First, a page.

Head of the Chechen Republic Ramzan Kadyrov.Michael Klimentyev/RIA Novosti
The head of Chechnya, Ramzan Kadyrov, has chosen to publish a report called "A National Security Threat" on the Russian social network VKontakte, despite the fact that he is the principal target of criticism in the report.
The threat, according to the report's author Ilya Yashin, opposition activist and deputy chairman of the People's Freedom Party (Parnas), is Kadyrov himself.
The report tells how Kadyrov has allegedly created a quasi-Islamic state within Russia, which does not obey the laws of the country, with its own security forces and foreign policy separate from the Kremlin.
The report was presented in Moscow on Feb. 23, but due to a clerical error, the document appeared on Parnas' website the day before the presentation – and was reposted by Ramzan Kadyrov, with his comments.
"Today, the authors are going to present the material to reporters in Moscow as a sensation. And we are publishing it, so that everyone who wants to can familiarize themselves with it without waiting for the press conference," wrote Kadyrov, adding that it contains "nothing other than talk."
Opposition party leader Ilya Yashin. Source: EPA
Yashin admits that his report contains "nothing sensational," it is only an "analysis of the regime." He concluded his speech at the press conference by demanding the resignation of the head of Chechnya, "otherwise there will be a third Chechen war."
A month ago, Kadyrov published an article in one of the national newspapers in which he urged the authorities to "show no mercy" to the non-parliamentary opposition and Putin's opponents, calling them "dogs" and "enemies of the people."
After some time, he posted a video with the leader of the Parnas party, Mikhail Kasyanov, shown in the optical sights of a rifle.
Why does the Chechen leader need a series of high-profile conflicts? Apparently, this is the unofficial start of his election campaign.
While Kadyrov's term is set to expire in April, he claims he is not seeking to hold on to office.
"Times are different now from the economic and social points of view. We have more professional people on our team," he said.
However, his behavior suggests otherwise, says Mikhail Remizov, president of the National Strategy Institute. It is much more beneficial for him to have non-parliamentary, marginal forces as his public opponents rather than the federal security forces with whom Kadyrov is in conflict.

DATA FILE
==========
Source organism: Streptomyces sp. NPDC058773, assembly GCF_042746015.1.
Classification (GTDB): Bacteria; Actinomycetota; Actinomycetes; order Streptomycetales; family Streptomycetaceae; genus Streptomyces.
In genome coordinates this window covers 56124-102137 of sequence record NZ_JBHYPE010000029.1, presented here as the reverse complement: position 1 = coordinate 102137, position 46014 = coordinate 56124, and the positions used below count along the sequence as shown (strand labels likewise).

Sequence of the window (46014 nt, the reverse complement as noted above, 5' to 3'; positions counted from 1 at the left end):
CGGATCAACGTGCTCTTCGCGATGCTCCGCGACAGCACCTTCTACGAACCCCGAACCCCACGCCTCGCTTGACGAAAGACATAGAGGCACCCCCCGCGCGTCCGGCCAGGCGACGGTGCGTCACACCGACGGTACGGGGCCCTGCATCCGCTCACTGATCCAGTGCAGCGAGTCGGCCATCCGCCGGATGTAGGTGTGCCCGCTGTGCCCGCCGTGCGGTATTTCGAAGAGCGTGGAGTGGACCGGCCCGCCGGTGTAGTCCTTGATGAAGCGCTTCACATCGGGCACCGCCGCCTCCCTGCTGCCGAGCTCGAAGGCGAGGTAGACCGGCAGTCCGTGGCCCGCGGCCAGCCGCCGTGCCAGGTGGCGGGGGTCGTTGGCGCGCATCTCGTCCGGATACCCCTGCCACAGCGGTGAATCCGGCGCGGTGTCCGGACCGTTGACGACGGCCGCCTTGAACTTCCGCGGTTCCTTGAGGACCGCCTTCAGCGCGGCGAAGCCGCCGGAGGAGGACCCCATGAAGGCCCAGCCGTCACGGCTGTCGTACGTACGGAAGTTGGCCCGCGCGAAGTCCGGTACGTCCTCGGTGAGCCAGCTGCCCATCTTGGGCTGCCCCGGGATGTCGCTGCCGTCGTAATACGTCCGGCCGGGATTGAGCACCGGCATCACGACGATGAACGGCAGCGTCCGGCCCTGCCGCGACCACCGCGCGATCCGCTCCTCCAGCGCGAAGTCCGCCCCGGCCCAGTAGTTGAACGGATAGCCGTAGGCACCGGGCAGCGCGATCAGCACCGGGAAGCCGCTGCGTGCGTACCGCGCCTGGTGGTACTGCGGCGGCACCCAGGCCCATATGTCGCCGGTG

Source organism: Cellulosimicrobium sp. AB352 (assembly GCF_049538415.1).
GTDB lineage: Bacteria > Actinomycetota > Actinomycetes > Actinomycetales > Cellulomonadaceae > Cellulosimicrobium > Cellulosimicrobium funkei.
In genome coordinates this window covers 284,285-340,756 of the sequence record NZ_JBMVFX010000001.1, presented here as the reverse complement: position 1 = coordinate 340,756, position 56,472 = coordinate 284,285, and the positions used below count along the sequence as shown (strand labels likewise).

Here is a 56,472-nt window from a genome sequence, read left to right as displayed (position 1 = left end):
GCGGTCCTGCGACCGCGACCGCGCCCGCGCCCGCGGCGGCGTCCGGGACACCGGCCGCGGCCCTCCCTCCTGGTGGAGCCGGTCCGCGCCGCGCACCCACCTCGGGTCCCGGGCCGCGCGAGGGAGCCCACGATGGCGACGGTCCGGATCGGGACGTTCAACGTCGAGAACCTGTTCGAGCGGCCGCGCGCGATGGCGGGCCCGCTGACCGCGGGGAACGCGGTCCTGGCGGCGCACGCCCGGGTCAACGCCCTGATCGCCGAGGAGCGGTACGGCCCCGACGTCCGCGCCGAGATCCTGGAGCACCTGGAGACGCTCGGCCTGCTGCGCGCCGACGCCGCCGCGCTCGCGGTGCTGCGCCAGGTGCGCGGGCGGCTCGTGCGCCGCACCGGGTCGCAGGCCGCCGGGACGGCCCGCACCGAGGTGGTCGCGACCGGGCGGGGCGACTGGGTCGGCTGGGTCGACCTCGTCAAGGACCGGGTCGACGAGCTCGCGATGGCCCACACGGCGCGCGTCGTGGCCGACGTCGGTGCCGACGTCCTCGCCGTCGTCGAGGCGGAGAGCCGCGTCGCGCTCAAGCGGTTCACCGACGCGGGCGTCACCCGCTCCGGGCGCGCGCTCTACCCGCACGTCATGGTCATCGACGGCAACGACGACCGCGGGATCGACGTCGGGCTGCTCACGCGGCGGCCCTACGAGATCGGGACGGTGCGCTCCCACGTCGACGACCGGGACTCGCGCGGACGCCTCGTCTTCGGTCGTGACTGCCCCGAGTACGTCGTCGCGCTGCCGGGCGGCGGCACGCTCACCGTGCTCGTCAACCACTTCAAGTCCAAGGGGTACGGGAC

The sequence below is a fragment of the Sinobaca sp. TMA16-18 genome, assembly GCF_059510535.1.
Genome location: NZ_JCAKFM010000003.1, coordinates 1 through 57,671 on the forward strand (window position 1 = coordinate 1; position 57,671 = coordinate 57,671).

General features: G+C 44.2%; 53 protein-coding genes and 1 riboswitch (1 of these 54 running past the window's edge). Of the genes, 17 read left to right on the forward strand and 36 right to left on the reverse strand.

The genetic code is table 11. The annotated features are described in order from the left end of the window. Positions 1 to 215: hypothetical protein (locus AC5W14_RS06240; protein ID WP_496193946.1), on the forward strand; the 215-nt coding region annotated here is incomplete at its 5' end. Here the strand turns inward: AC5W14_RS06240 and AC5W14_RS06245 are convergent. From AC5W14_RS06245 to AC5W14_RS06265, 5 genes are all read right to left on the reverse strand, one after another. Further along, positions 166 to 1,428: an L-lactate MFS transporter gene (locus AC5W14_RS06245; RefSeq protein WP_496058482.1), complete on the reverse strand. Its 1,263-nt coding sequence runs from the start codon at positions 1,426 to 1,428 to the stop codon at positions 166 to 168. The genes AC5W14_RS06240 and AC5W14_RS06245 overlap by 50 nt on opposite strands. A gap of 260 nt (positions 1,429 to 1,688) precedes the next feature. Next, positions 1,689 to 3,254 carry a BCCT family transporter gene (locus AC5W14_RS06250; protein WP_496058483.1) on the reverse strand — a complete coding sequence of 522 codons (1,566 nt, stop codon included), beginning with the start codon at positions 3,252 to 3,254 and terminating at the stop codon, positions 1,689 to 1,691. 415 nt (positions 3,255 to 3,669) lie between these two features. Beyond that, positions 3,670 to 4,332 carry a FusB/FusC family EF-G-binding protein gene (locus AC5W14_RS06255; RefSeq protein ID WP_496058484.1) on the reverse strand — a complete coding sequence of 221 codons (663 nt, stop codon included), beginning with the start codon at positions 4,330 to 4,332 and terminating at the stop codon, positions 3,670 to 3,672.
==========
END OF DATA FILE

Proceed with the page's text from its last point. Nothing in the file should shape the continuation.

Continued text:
The massive rally against the "enemies of Russia" staged by Kadyrov after his harsh statements against the opposition received a response; the Chechen authorities launched a flash mob called "Kadyrov is a Patriot of Russia" (against critics of the Chechen leader), which was backed not only by well-known singers and directors, but also by deputies from Russia’s ruling party United Russia.
"He has positioned himself as one of the pillars of the regime, and the federal center, directly or indirectly, provides him with such support. This reduces the room for maneuver for Ramzan Kadyrov's real opponents in the federal elite," said Remizov.
The report describes how Ramzan Kadyrov, after nine years in power, has allegedly established what amounts to a personal fiefdom in Chechnya. The parliament, courts and media are under his absolute control, and the Sharia takes precedence over the laws of Russia.
The report states that Kadyrov has a personal army of 30,000 people at his disposal. Although these structures must obey the federal center, they, in fact, are loyal exclusively to the head of the republic, and their core is formed by former militants amnestied by Kadyrov, writes Yashin.
According to the author, Kadyrov has also been involved in a range of high-profile assassinations.
"He has turned Chechnya into a kind of legal offshore, where he harbors suspects who are loyal to him from prosecution," Gennady Gudkov, retired FSB colonel and State Duma deputy, is quoted in the report as saying.
However, Kadyrov is free to act with impunity since he has powerful backers in the Kremlin, Yashin believes.
Both the opposition and Kadyrov have scored points on the report, say observers interviewed by RBTH.
"The report was the reason for an increase in Yashin's citation rate," said Konstantin Kalachyov, head of the Political Expert Group.
Sergei Markov, director of the Kremlin-linked Institute for Political Studies, sees the report as a success for the opposition since it provides a rare opportunity to make the headlines, while the ghost of a third Chechen war is equally frightening for both the left and the right.
All rights reserved by Rossiyskaya Gazeta.